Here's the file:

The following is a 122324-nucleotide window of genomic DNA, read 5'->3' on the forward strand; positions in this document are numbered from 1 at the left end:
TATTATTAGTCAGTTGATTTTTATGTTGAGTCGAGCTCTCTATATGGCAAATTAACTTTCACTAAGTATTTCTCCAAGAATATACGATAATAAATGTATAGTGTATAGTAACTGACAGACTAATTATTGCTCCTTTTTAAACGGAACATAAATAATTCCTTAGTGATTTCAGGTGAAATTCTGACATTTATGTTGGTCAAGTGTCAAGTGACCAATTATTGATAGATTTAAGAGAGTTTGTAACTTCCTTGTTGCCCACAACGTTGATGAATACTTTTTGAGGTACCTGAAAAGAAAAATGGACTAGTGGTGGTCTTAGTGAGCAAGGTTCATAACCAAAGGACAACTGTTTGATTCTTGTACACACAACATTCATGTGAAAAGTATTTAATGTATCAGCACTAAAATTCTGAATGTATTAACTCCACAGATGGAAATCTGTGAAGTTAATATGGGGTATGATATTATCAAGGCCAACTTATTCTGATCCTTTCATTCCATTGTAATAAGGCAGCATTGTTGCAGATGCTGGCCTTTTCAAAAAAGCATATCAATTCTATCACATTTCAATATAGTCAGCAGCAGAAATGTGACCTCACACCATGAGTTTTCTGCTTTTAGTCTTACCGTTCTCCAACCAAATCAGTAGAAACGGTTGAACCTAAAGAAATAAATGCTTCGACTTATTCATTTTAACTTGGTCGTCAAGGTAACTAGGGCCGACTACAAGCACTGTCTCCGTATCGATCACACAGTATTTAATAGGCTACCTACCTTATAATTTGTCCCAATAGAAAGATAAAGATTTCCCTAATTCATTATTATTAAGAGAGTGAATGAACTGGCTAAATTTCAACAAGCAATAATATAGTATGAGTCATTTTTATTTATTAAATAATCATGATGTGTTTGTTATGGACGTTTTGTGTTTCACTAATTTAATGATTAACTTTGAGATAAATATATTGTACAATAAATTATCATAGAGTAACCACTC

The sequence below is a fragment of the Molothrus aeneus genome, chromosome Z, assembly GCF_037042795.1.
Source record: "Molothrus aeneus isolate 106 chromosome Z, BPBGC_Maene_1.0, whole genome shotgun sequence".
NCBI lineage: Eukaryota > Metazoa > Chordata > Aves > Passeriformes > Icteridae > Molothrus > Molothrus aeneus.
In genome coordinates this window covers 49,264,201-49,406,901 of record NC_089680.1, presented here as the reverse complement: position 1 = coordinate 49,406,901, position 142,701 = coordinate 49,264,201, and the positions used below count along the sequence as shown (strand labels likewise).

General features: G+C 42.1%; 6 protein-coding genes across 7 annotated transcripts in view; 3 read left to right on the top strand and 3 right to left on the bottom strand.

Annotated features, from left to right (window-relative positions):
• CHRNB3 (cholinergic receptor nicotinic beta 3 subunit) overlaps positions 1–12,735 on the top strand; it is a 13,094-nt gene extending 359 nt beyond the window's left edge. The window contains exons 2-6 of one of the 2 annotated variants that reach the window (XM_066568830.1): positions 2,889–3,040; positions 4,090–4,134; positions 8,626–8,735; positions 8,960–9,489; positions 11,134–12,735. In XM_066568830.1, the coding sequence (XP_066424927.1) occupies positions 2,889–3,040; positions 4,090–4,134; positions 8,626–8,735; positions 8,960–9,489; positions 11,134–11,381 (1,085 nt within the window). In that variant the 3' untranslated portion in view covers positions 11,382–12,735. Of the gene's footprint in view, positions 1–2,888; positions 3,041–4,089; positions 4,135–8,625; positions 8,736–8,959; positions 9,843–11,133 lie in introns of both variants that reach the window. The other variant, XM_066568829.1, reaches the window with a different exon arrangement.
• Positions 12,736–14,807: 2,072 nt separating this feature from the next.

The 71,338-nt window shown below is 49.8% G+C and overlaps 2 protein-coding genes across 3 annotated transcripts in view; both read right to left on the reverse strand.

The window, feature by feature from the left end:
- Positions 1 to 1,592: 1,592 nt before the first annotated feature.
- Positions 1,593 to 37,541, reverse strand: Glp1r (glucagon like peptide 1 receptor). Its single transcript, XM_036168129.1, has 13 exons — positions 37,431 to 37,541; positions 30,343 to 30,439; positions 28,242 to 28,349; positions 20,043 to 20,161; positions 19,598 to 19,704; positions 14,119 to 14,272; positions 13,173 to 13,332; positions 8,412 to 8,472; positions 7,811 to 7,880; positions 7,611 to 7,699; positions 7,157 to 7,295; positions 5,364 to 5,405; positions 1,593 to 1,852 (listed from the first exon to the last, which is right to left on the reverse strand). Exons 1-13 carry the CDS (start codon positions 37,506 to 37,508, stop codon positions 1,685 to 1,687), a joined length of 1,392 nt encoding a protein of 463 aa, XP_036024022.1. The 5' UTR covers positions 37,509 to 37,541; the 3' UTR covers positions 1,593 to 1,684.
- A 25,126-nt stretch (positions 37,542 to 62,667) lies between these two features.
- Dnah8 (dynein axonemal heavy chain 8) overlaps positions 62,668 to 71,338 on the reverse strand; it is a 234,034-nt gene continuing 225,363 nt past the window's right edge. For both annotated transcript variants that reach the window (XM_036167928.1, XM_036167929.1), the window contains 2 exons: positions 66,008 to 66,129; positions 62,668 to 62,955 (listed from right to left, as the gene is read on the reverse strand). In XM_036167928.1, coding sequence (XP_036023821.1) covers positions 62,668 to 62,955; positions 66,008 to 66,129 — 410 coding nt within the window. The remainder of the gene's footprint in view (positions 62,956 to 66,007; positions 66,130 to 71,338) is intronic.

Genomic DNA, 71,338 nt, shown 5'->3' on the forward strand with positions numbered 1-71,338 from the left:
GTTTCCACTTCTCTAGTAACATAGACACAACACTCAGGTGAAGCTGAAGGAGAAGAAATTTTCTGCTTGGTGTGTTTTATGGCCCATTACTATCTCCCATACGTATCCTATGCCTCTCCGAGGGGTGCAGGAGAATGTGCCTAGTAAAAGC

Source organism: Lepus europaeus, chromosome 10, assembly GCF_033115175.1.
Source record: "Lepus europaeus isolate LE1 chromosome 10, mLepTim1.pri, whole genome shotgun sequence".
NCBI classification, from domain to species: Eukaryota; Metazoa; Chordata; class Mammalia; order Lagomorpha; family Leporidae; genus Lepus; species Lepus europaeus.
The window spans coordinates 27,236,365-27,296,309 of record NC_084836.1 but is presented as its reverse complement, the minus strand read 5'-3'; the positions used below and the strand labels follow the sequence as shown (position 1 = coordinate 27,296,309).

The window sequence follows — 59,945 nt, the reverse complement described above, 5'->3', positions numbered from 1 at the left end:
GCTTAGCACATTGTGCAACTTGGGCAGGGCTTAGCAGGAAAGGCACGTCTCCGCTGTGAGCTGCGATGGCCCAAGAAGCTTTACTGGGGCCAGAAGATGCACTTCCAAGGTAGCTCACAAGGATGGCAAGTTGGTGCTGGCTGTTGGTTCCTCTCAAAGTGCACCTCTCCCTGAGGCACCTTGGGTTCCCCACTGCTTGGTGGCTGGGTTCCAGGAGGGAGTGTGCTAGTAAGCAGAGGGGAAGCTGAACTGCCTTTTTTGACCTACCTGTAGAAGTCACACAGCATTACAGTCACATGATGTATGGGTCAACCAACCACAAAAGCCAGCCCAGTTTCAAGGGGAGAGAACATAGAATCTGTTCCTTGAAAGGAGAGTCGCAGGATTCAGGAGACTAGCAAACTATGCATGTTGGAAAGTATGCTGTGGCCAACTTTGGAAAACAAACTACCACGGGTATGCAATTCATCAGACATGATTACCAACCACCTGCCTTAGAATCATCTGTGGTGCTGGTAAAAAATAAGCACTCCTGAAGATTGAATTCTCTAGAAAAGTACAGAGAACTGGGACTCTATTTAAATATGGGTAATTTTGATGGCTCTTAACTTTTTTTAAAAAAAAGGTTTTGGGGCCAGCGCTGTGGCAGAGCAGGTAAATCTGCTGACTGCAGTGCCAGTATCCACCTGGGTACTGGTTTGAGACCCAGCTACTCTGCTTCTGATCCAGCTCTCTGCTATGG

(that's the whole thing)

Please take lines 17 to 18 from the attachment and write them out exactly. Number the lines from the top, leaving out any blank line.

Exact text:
Genomic DNA, 71,338 nt, shown 5'->3' on the forward strand with positions numbered 1-71,338 from the left:
GTTTCCACTTCTCTAGTAACATAGACACAACACTCAGGTGAAGCTGAAGGAGAAGAAATTTTCTGCTTGGTGTGTTTTATGGCCCATTACTATCTCCCATACGTATCCTATGCCTCTCCGAGGGGTGCAGGAGAATGTGCCTAGTAAAAGC